EMS approved for wireless Internet grant - WALB.com, Albany News, Weather, Sports

EMS approved for wireless Internet grant

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By  Stephanie Springer  - bio | email

ALBANY, GA (WALB) –When you have a medical emergency, every minute counts. The response time for Dougherty County ambulances is faster than average, but some new equipment could help paramedics get to you even faster.

Dougherty County EMS has been approved for a grant to purchase wireless Internet cards to install in ambulances. They say not only will the technology improve their paramedics' efficiency, but it will also improve their overall patient care.

On average, Ambulances in Dougherty County respond to 52 emergency calls a day, and on average, it only takes them five minutes to respond, but when paramedics are dealing with a critical patient, every minute counts "Right now we are trying to keep up with what is on the pager, trying to keep up with 60 to 70 calls a day it's quite a bit," said Sam Allen EMS Supervisor.

Today Dougherty county EMS announced to Commissioners they were approved for a grant through the Governors Office of Highway Safety for five wireless Internet cards, that will go in ambulances, "Anytime we are able to get sophisticated life saving equipment it not only helps them do their jobs better, but its a big plus for the citizens of Albany," said Bobby Tripp, EMS Director.

One of the wireless devices will go in the Supervisor's truck, which will allow him to see where the units are at all times, instead of relying solely on a pager. "If a call comes in that is a few blocks away, we will know that unit is nearby we can get them there instead of sending a unit from another territory," said Allen.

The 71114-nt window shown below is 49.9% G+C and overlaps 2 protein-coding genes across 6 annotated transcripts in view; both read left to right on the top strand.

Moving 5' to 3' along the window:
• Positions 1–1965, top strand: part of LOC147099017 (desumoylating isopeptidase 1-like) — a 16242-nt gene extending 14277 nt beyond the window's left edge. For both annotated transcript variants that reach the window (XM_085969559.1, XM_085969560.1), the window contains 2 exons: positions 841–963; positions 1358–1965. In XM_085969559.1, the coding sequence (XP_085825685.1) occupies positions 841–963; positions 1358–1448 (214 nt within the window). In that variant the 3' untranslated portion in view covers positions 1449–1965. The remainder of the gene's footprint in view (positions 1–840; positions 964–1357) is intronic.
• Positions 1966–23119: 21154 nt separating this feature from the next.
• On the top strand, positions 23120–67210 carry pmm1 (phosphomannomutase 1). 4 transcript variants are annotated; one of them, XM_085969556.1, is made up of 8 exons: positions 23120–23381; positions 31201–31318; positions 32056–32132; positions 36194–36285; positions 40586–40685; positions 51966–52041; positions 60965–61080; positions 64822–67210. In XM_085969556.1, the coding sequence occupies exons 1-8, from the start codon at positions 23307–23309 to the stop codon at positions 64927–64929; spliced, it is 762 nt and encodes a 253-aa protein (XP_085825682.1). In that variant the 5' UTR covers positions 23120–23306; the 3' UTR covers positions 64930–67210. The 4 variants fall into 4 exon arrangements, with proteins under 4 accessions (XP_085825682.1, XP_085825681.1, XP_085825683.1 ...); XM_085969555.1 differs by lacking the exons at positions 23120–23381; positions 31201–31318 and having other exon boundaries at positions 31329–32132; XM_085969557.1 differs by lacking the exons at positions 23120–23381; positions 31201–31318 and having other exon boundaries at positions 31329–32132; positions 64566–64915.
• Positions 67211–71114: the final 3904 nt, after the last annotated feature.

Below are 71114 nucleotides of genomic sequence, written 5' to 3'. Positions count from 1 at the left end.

It will also help paramedics identify medication faster, "Medications that are out on the streets are changing so much where there is no way we can keep up with it," said Allen.

So instead of searching through a handbook, or calling the hospital now a paramedic will be able to access the information they need from the Internet in their trucks. "This way we know what it is, what the side effects are and how to treat that out in the field," said Allen.

They hope to have this equipment in the next 30 to 45 days.

It will also give paramedics the capability of completing their reports faster so they can turn those over for review, and focus on their performance out on the streets.

E-M-S officials say the state is also looking at putting in a G-P-S tracking system... So during a disaster... The Georgia Emergency Management Agency will be able to help route ambulances and provide information to responding

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